On the verge of the release of the RFT "Best of St. Louis" 2011 issue, Last Collector Standing decided to meet with last year's winner for "Best Club DJ," DJ Needles, to discuss what it takes to make a great DJ. Of course, vinyl was involved. Needles (a.k.a. Nodzill, a.k.a. James Gate) is the son of legendary St. Louis radio DJ James Gates Sr. Over the last decade, however, DJ Needles has made quite a name for himself around town on his own accord. We met at his Dogtown apartment, filled to the ceiling with records, where Needles reflected about his career as a DJ: A career that has earned him two honorary gold records and the opportunity to perform with Digable Planets' Ladybug Mecca.
Last Collector Standing: For over a decade you've consistently been praised as one of the best Hip-Hop & soul DJs in St. Louis. In fact, the RFT awarded you Best Club DJ in 2010. What do you think it takes to make a great DJ?
DJ Needles: I believe it takes unwavering originality, to put it bluntly. You need to be able to identify yourself through your music. An adequate DJ is one that plays anything any audience asks him to. There are places for that, but a great DJ... You identify a good DJ the same way you identify a great artist, just like you would say, "This band is great. This singer is great. This rapper is great." All the time it has to do with their level of originality and authenticity. How they approach their craft and what their presentation is like, what goes into what it is they do. So [their] identity has to be found, and it has to be nurtured and put on display at all times.
You just can't be playing any old thing just to be playing it. You have to feel everything that you play. If you don't, it comes across. People can tell when you're doing it just to appease... The audiences that I try to target are the audiences that I would be a part of.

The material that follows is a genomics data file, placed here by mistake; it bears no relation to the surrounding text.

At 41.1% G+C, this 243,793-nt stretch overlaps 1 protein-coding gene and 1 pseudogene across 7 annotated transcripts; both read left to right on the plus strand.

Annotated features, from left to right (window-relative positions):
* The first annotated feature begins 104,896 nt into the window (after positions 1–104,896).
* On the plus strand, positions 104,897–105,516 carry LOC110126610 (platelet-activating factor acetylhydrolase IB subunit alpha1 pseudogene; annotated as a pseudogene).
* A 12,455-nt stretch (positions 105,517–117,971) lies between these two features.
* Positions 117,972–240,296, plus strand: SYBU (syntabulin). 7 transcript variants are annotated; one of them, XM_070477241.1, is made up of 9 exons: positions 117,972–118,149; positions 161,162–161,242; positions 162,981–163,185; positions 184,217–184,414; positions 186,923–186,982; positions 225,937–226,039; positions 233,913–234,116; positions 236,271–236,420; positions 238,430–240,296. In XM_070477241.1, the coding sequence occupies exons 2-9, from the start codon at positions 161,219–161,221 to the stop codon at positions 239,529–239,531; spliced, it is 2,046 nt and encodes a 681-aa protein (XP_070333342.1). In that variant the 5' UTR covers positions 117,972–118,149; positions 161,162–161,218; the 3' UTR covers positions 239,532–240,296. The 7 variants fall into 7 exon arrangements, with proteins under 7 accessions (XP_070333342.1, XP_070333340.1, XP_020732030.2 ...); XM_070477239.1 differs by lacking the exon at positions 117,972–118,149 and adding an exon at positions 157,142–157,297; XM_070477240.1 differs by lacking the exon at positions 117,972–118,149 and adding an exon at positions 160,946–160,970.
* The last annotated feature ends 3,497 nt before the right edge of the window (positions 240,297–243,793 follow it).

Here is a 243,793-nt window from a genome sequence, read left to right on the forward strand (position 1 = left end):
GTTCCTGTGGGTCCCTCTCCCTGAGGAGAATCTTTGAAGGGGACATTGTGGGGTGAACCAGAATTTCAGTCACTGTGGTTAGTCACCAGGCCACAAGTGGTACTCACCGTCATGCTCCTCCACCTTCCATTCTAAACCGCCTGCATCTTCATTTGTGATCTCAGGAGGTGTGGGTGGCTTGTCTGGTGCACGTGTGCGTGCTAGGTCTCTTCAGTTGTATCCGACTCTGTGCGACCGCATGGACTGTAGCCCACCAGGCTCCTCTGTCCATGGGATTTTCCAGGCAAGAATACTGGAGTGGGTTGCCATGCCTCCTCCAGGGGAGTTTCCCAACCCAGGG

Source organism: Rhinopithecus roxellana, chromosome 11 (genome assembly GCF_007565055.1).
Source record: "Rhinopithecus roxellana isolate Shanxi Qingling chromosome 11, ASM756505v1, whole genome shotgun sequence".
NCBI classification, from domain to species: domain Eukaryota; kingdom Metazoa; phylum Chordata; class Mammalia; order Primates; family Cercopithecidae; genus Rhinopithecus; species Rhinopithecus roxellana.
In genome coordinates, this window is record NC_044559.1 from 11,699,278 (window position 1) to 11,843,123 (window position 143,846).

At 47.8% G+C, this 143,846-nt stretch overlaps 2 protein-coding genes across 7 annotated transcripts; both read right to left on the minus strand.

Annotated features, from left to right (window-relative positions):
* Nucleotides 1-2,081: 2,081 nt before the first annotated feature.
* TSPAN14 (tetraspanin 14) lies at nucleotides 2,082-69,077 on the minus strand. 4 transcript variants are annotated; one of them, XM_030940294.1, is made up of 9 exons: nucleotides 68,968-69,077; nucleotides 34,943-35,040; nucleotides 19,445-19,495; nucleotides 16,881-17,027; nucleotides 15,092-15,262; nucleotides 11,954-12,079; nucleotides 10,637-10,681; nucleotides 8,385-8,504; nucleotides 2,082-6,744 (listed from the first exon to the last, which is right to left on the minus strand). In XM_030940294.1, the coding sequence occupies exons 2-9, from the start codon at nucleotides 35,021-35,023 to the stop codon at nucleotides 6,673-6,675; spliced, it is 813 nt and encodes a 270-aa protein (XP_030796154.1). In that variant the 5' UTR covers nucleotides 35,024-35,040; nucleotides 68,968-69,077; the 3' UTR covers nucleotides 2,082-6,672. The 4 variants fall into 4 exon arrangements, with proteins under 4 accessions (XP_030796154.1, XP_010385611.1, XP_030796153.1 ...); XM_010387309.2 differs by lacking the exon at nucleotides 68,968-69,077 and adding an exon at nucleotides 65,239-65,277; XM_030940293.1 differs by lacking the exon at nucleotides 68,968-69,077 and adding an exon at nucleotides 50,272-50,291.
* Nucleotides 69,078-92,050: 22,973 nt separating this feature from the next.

You have to promote what you love. Why would you promote stuff you don't like, and then still try to consider yourself a good DJ? I come from the understanding of DJs like Kool Herc, [Afrika] Bambaataa, Flash, all of them cats back in the early-to-mid '70s. They took DJing seriously. Obviously, they wanted the party to pop. You always want the party to pop, but you don't want it to pop sacrificing your identity. If something is not your style, don't play it.
I think what's gotten messed up is that the roles have been reversed. The DJ used to dictate what the party was going to listen to... They knew what was great and if you weren't down with it something was wrong with you, not me. That's basically what I live by.
When did you feel you found your identity as a DJ?
I came into it without any type of aspirations of being famous or being regarded as the best or anything like that. I came into it through a love of underground hip-hop, classic hip-hop, old-school hip-hop. Whatever you want to call it: non-pop hip-hop.
I kind of already had that identity set. Stay true to what it was I was into and play that. A lot of people will tell you [that] you have to change your style to get the audience to like you. I never bought into that. I was always like, "I like it. I know I'm not the only one who likes it. I'm going to play it until I find the crowd that likes it."
When I got my first break to play in front of a crowd it was down at the Red Sea. My man Rich Money was DJing. He let me get on while he took a break. I played Diamond D. I remember that was definitely one of the records that I played, Diamond D "Best-Kept Secret." That's one of my favorite hip-hop songs ever. That was sometime in '98. It was clear from that point that that was my identity, not necessarily hip-hop, but music that is true to myself.